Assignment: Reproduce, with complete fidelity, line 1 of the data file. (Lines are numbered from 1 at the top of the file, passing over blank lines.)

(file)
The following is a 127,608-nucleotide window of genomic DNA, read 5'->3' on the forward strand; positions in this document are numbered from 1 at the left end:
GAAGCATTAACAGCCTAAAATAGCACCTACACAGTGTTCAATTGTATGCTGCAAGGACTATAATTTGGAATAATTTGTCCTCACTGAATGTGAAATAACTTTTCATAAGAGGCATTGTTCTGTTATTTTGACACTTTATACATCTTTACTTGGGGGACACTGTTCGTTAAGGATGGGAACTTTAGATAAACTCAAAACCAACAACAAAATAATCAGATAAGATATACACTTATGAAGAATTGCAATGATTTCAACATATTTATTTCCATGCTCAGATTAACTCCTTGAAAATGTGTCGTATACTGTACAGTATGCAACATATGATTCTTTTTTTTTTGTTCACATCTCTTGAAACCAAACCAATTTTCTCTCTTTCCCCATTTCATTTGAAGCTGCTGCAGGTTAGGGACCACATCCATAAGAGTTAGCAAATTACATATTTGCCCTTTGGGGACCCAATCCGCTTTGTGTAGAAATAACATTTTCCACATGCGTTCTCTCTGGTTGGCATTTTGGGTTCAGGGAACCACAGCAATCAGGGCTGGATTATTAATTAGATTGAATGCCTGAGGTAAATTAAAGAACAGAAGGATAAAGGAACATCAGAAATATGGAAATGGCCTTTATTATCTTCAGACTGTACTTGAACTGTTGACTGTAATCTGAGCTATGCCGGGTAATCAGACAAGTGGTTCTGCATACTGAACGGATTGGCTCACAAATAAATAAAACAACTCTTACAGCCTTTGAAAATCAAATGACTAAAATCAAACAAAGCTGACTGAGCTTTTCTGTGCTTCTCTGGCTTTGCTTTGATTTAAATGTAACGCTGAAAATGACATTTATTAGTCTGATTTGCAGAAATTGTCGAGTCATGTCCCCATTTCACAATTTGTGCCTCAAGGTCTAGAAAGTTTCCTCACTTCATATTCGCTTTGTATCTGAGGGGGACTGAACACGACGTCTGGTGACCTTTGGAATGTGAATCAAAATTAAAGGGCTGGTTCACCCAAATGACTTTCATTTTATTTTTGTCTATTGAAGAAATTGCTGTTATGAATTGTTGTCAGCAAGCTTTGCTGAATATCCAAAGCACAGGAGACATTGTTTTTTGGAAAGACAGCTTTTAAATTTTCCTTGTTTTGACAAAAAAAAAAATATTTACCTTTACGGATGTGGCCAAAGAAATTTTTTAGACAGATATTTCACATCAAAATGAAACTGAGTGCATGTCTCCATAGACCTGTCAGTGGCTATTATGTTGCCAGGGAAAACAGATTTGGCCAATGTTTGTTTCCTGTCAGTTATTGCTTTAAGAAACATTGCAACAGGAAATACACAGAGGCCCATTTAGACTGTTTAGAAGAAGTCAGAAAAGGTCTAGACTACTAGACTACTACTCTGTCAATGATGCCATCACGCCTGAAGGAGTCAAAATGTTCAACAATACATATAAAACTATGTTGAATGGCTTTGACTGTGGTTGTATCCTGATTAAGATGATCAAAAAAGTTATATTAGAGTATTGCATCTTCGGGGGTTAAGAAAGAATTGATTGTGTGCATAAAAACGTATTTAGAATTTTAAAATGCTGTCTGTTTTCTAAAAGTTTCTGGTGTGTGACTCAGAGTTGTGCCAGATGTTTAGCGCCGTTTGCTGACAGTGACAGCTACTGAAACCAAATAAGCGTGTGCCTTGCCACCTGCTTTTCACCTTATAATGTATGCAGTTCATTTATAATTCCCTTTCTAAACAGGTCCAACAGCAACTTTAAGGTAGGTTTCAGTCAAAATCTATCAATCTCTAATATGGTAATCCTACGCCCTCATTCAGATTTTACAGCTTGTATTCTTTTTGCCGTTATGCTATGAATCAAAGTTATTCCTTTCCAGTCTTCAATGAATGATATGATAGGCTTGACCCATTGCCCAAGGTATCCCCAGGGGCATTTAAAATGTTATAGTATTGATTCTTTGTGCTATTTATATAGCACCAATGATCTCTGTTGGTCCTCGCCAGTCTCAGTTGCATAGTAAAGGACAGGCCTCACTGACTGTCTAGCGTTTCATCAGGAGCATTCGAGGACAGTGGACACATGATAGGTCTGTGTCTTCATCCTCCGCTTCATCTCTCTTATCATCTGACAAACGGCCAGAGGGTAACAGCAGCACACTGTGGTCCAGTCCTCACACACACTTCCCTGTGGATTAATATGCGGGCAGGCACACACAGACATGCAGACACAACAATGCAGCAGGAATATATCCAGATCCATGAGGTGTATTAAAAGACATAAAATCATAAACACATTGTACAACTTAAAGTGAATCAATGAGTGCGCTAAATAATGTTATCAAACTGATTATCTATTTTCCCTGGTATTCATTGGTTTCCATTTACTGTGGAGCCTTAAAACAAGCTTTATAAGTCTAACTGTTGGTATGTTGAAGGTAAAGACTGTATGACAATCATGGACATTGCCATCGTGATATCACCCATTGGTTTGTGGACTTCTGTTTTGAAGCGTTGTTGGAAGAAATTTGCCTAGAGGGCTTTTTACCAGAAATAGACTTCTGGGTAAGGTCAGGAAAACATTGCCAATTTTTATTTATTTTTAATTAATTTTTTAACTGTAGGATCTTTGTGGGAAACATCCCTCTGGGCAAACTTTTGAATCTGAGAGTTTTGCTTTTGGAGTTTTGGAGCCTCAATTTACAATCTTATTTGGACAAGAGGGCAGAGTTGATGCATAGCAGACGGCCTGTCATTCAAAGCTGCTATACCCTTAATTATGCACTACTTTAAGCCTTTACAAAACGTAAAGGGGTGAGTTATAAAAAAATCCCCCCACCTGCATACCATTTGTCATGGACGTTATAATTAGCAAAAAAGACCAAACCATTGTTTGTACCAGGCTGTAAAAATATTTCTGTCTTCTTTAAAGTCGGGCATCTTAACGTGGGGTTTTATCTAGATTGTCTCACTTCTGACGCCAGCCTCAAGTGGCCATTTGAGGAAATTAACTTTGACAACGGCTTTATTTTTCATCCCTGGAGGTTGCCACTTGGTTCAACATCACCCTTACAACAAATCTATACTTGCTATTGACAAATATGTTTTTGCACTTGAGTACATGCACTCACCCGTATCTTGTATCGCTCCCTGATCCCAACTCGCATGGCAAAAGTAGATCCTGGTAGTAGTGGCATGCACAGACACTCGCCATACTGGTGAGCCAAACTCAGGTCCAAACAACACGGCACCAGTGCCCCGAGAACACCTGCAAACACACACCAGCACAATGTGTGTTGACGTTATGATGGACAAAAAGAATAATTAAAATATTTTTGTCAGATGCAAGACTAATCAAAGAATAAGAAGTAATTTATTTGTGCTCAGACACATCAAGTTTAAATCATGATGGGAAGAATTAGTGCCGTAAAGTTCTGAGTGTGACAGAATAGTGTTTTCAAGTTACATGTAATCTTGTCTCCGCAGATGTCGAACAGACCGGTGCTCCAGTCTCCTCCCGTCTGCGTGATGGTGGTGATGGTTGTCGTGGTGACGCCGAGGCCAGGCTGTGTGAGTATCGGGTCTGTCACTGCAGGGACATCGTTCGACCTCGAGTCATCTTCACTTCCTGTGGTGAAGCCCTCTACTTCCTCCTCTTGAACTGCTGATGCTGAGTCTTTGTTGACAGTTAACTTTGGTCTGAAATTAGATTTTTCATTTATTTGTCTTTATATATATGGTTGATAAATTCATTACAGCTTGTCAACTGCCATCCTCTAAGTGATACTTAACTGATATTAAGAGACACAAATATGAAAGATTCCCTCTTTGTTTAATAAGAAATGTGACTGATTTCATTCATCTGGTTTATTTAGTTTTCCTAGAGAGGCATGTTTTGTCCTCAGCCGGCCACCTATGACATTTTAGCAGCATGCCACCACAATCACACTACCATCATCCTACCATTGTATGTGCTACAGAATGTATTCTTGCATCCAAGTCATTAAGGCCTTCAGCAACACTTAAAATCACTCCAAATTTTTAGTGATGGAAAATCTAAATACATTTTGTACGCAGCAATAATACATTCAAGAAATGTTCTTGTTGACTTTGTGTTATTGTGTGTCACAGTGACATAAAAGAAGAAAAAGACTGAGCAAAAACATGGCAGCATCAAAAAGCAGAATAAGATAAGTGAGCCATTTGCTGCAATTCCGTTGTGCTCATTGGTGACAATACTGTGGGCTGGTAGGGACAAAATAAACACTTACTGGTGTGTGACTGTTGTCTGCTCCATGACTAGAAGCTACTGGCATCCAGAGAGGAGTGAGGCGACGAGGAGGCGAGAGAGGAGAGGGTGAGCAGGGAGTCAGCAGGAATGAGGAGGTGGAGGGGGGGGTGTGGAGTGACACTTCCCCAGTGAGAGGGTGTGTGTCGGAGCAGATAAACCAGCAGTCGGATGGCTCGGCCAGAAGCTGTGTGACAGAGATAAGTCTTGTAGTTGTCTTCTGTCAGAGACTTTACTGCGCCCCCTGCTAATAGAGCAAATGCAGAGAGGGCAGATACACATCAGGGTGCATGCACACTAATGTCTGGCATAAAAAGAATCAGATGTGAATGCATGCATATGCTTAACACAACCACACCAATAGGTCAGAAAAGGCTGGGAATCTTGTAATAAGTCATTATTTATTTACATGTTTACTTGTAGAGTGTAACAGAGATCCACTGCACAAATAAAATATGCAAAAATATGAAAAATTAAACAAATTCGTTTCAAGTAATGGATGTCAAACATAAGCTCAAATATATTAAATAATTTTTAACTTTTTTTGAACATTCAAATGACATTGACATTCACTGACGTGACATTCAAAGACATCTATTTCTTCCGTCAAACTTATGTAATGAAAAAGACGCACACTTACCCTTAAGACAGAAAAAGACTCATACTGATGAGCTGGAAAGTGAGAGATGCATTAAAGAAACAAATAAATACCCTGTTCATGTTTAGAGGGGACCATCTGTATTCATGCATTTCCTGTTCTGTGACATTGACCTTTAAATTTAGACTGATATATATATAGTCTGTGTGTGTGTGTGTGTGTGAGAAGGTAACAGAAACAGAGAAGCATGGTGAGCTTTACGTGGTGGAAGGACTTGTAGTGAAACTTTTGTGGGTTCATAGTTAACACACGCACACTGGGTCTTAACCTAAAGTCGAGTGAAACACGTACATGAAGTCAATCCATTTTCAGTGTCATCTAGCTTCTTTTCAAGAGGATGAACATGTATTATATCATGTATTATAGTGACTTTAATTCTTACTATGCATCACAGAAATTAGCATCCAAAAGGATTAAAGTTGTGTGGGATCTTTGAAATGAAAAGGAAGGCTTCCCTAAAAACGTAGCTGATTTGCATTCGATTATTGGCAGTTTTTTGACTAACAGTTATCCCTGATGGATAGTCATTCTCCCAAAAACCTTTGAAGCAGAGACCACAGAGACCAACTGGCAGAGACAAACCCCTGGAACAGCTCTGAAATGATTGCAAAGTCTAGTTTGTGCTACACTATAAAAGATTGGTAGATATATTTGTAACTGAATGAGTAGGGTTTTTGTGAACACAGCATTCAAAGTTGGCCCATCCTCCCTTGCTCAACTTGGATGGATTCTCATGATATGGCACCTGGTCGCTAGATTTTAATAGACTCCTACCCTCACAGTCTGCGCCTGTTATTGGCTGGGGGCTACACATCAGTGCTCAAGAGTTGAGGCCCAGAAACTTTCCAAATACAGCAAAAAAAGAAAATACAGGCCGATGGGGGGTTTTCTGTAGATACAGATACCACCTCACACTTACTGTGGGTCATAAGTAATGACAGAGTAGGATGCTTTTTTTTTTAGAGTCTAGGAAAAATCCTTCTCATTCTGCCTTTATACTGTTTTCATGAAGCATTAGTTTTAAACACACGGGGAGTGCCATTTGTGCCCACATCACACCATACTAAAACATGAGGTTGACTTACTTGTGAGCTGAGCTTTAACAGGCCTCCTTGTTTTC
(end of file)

The following is a 127,608-nucleotide window of genomic DNA, read 5'->3' on the forward strand; positions in this document are numbered from 1 at the left end: